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March Books 10) Hyperion, by Dan Simmons

Latest in my run of reading Hugo-winning novels that I haven't written up elsewhere. Here, a group of seven pilgrims - priest, soldier, poet, scholar, captain, investigator, diplomat - are called to undertake an interstellar pilgrimage to the shrine of a mysterious violent deity known as the Shrike. Six of them tell their stories in the framing narrative of their journey, which ends in media res as they approach their destination. It is a format which has been used by others (notably Chaucer, who is referenced on several occasions), but Simmons does it very well: each of his pilgrims has a distinctive voice, even as they are also archetypes, and he has successfully imported into sf a lot of tropes more often associated with horror (particularly the nature of the Shrike). It is an intense read, and I found the 500 pages fairly flew by.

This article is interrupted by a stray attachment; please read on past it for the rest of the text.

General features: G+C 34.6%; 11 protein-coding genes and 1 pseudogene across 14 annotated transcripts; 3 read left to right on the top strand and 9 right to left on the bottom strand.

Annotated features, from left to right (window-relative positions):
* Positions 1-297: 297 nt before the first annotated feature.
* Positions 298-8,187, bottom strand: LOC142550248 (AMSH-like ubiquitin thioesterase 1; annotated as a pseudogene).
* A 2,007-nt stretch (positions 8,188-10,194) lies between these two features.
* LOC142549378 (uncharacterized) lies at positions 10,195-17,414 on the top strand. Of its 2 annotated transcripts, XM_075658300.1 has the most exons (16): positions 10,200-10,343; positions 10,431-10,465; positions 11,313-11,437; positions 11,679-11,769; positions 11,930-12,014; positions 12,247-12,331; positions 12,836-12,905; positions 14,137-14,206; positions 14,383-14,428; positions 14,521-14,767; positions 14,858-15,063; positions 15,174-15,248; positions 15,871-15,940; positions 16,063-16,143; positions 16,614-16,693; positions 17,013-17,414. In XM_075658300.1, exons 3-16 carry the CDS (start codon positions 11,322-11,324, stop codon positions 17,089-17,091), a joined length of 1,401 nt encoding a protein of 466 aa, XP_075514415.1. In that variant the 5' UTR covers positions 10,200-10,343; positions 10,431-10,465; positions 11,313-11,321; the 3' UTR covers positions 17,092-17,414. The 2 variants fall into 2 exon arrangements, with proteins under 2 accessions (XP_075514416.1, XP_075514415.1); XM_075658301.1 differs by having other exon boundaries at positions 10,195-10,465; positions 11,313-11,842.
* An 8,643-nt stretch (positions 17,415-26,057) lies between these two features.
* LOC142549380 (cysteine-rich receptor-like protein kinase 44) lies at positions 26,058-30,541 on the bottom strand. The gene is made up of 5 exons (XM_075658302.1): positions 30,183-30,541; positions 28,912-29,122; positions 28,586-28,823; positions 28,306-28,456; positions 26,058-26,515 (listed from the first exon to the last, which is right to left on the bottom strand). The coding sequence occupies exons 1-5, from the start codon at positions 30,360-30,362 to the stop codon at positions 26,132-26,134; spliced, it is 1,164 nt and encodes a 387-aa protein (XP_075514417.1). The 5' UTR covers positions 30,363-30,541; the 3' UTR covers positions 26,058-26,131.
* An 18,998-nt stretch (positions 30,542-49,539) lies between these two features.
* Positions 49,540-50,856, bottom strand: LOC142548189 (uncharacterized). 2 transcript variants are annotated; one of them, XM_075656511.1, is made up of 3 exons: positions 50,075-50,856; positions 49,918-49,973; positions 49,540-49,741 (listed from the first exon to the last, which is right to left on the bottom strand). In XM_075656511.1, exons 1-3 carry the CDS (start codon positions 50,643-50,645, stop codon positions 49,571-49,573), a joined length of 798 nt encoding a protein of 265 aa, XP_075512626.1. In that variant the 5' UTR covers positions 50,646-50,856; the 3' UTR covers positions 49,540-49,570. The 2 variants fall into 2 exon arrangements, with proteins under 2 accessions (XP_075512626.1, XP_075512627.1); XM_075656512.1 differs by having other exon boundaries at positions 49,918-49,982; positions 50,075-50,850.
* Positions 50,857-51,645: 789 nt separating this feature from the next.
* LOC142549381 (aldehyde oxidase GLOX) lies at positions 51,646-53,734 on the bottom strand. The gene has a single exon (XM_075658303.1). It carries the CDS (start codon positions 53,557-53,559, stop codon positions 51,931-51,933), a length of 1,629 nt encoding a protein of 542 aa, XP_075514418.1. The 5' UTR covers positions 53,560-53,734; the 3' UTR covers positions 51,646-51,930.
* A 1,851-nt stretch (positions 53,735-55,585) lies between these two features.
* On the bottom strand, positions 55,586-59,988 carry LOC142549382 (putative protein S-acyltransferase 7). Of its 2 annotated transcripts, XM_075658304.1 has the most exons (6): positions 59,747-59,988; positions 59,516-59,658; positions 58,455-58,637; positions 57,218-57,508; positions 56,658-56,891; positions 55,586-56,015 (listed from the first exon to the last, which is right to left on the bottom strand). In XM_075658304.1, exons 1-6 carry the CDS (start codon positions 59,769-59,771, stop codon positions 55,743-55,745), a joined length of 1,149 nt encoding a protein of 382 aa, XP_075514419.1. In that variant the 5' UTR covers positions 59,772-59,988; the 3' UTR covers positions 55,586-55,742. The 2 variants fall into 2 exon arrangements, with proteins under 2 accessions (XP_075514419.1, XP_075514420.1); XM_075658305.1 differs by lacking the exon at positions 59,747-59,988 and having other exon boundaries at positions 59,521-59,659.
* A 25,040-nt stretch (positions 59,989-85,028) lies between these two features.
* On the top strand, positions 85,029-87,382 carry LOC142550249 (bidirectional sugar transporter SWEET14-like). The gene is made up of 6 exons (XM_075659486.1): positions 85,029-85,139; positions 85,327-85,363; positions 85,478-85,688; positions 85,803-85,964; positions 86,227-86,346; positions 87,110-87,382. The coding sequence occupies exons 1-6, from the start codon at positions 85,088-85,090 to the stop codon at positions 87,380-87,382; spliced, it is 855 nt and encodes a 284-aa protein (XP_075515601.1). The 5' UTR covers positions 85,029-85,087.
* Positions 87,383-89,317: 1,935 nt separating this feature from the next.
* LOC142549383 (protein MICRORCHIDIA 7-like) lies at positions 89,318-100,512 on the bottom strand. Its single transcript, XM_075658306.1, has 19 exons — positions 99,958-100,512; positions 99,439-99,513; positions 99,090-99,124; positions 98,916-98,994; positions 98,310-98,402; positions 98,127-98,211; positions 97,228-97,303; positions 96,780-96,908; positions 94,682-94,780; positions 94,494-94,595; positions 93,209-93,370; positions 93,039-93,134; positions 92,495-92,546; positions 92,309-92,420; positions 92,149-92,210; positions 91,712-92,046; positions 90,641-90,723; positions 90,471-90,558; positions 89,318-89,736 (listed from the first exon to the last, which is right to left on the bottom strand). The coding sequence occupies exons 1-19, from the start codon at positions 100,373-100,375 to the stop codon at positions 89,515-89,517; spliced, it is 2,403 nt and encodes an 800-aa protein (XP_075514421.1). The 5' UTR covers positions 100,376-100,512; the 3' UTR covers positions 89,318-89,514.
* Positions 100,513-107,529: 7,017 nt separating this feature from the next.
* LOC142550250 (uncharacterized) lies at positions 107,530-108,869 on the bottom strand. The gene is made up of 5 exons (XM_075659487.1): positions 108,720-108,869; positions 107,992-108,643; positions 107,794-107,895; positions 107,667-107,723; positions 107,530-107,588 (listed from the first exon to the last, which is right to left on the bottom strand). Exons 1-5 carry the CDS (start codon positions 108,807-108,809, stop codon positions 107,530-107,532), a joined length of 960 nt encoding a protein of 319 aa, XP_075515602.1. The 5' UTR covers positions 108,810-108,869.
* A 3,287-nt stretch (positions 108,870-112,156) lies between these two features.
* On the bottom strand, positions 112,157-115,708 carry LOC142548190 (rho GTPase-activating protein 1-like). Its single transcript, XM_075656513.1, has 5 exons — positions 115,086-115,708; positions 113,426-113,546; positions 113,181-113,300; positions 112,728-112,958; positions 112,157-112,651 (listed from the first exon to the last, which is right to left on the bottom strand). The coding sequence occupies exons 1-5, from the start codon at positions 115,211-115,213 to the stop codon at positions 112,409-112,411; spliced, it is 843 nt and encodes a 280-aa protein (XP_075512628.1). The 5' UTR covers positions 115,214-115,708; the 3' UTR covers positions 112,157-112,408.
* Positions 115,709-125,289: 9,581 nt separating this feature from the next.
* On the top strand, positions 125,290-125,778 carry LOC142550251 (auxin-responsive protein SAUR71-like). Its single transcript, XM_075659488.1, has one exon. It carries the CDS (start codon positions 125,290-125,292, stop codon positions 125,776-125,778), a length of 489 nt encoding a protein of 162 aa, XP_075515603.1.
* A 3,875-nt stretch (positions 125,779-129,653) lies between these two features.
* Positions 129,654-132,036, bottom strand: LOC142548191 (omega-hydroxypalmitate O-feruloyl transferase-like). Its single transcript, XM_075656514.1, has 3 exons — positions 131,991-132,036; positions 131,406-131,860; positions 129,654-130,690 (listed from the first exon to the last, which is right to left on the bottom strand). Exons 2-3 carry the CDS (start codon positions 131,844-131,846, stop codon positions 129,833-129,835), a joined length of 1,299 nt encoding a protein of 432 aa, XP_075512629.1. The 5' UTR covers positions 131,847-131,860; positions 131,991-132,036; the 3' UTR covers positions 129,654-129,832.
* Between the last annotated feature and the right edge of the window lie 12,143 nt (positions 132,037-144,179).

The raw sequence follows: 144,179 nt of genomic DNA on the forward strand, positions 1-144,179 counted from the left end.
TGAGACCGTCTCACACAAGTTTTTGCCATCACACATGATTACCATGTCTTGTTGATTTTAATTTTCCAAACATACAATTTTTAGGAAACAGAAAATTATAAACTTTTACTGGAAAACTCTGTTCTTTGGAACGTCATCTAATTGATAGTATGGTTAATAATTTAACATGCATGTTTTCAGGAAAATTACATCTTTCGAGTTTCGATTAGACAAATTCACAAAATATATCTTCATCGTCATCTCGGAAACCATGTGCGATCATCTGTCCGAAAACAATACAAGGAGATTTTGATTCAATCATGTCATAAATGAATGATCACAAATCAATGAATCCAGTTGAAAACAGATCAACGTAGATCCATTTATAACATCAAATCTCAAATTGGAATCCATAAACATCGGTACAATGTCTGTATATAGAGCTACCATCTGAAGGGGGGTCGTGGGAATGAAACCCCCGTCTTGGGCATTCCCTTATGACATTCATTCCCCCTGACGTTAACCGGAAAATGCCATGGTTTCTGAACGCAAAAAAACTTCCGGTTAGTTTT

There is one passage that particularly affects me: "The Scholar's Tale", which is actually more a parent's tale, where one of Simmons' protagonists has to deal with the physical and psychological regression of his daughter from the age of 27 to babyhood. This is uncomfortably close to my own family situation.

The other novels shortlisted for the Hugo in 1990 were Poul Anderson's The Boat of a Million  Years, George Alec Effinger's A Fire in the Sun, Sheri S. Tepper's Grass and Orson Scott Card's Prentice Alvin. I have read the last two of these, and Hyperion is better than either (though I enjoyed both books). I thought I had read the Anderson as well but the synopses I find online don't ring any bells.

Comments

yea_mon
Mar. 7th, 2010 01:11 pm (UTC)
I've heard it mentioned that he retcons a lot in Olympos. He does do it liberally in the sequels to the two Hyperion books.

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